...organic methods could produce enough food on a global per capita basis to sustain the current human population, and potentially an even larger population, without increasing the agricultural land base. (from the abstract)
Converted organic farms have lower pre-harvest yields than their conventional counterparts in developed countries (92%) but higher than their low-intensity counterparts in developing countries (132%). This is due to relatively lower adoption of fertilizers and pesticides in the developing world compared to the intensive farming of the developed world.[40]
Organic farms withstand severe weather conditions better than conventional farms, sometimes yielding 70-90% more than conventional farms during droughts.[41] Organic farms are more profitable in the drier states of the United States, likely due to their superior drought performance.[42] Organic farms survive hurricane damage much better, retaining 20 to 40% more topsoil and smaller economic losses at highly significant levels than their neighbors.[43]
Contrary to widespread belief, organic farming can build up soil organic matter better than conventional no-till farming, which suggests long-term yield benefits from organic farming.[44] An 18-year study of organic methods on nutrient-depleted soil, concluded that conventional methods were superior for soil fertility and yield in a cold-temperate climate, arguing that much of the benefits from organic farming are derived from imported materials which could not be regarded as "self-sustaining".[45]

Profitability

The decreased cost of synthetic fertilizer and pesticide inputs, along with the higher prices that consumers pay for organic produce, contribute to increased profits. Organic farms have been consistently found to be as or more profitable than conventional farms. Without the price premium, profitability is mixed.[46] Organic production was more profitable in Wisconsin, given price premiums.[47]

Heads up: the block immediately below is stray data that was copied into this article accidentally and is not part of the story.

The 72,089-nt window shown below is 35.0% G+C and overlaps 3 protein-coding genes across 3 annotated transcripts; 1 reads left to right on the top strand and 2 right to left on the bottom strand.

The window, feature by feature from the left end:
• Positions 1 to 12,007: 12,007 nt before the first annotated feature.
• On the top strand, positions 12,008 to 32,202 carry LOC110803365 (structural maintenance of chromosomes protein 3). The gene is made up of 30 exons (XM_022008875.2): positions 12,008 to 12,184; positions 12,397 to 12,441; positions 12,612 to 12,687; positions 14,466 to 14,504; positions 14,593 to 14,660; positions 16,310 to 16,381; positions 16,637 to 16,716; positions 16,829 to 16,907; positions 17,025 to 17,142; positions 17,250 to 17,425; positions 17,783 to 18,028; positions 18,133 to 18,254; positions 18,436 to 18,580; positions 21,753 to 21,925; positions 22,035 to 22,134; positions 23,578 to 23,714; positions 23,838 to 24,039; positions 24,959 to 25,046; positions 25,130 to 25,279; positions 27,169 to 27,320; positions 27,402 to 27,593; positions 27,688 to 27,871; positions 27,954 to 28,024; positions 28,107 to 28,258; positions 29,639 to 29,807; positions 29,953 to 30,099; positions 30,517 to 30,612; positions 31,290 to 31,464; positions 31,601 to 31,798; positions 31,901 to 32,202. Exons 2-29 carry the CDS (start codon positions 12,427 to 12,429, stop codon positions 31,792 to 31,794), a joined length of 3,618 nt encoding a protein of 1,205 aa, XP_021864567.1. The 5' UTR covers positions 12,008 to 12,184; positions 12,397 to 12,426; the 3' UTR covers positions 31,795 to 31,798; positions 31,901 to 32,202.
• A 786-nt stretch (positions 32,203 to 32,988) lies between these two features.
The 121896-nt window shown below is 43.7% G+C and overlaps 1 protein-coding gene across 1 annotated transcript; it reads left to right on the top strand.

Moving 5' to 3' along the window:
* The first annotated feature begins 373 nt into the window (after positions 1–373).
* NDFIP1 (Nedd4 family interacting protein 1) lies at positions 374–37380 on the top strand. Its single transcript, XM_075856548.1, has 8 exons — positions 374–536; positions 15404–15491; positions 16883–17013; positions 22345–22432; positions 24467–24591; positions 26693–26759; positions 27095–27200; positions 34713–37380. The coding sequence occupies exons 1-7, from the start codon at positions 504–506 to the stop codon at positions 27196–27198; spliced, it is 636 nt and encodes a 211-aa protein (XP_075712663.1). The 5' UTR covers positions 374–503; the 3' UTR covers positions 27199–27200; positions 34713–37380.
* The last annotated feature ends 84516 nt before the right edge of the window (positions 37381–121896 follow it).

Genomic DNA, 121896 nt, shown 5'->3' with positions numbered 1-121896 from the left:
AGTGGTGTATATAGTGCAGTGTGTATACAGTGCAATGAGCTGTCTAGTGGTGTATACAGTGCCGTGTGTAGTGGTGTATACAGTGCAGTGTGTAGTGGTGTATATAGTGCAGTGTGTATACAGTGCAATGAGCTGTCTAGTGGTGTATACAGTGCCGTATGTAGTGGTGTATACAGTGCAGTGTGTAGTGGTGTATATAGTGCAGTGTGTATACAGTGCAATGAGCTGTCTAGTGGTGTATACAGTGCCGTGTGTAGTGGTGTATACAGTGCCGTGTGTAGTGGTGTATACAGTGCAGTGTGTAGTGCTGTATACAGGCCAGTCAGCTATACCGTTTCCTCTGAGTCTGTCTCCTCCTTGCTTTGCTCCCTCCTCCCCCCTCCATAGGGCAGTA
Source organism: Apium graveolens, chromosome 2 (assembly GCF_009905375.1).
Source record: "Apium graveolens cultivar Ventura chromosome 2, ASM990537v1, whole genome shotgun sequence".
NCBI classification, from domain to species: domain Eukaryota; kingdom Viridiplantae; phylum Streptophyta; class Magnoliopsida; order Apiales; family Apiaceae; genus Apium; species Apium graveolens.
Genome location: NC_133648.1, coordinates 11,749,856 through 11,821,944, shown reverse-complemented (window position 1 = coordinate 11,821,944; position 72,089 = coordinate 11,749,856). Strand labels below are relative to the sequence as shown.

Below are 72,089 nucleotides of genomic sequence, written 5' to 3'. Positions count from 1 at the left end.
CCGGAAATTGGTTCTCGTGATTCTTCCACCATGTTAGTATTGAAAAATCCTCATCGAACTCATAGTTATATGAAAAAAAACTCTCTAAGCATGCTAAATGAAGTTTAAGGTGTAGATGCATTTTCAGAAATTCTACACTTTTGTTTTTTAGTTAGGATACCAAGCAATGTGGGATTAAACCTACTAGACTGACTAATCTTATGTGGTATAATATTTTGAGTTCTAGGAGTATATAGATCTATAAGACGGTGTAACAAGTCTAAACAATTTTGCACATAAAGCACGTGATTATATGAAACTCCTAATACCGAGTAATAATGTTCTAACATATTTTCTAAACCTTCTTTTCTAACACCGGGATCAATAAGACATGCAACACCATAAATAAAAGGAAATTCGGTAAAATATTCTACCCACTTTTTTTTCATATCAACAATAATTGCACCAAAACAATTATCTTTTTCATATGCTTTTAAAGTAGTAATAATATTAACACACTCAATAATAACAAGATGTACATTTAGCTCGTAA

Sustainability (African case)

In 2008 the UN Environmental Programme (UNEP) and UN Conference on Trade and Development (UNCTAD) stated that "organic agriculture can be more conducive to food security in Africa than most conventional production systems, and that it is more likely to be sustainable in the long-term"[48] and that "yields had more than doubled where organic, or near-organic practices had been used" and that soil fertility and drought resistance improved.[49]

Employment impact

Organic methods often require more labor than traditional farming, therefore it provides rural jobs,[50]

Externalities

Agriculture imposes negative externalities (uncompensated costs) upon society through land and other resource use, biodiversity loss, erosion, pesticides, nutrient runoff, water usage, subsidy payments and assorted other problems. Positive externalities include self-reliance, entrepreneurship, respect for nature, and air quality. Organic methods reduce some of these costs.[51] In 2000 uncompensated costs for 1996 reached 2,343 million British pounds or 208 pounds per hectare.[52] In 2005 in the USA concluded that cropland costs the economy approximately 5 to 16 billion dollars ($30 to $96 per hectare), while livestock production costs 714 million dollars.[53] Both studies recommended reducing externalities. The 2000 review included reported pesticide poisonings but did not include speculative chronic health effects of pesticides, and the 2004 review relied on a 1992 estimate of the total impact of pesticides.
It has been proposed that organic agriculture can reduce the level of some negative externalities from (conventional) agriculture. Whether the benefits are private or public depends upon the division of property rights.[54]

Pesticides

A sign outside of an organic apple orchard in Pateros, Washington reminding orchardists not to spray pesticides on these trees.
Most organic farms largely avoid pesticides as opposed to conventional farms.[55] Some pesticides damage the environment or with direct exposure, human health. The five main pesticides used in organic farming are Bt (a bacterial toxin), pyrethrum, rotenone,[56] copper and sulphur.[57] Fewer than 10% of organic vegetable farmers acknowledge using these pesticides regularly[citation needed]; 5.3% of vegetable growers will admit rotenone use; while 1.7% admit pyrethrum use(Lotter 2003:26). Reduction and elimination of chemical pesticide use is technically challenging.[58] Organic pesticides often complement other pest control strategies.
Ecological concerns primarily focus around pesticide use, as 16% of the world's pesticides are used in the production of cotton .[59]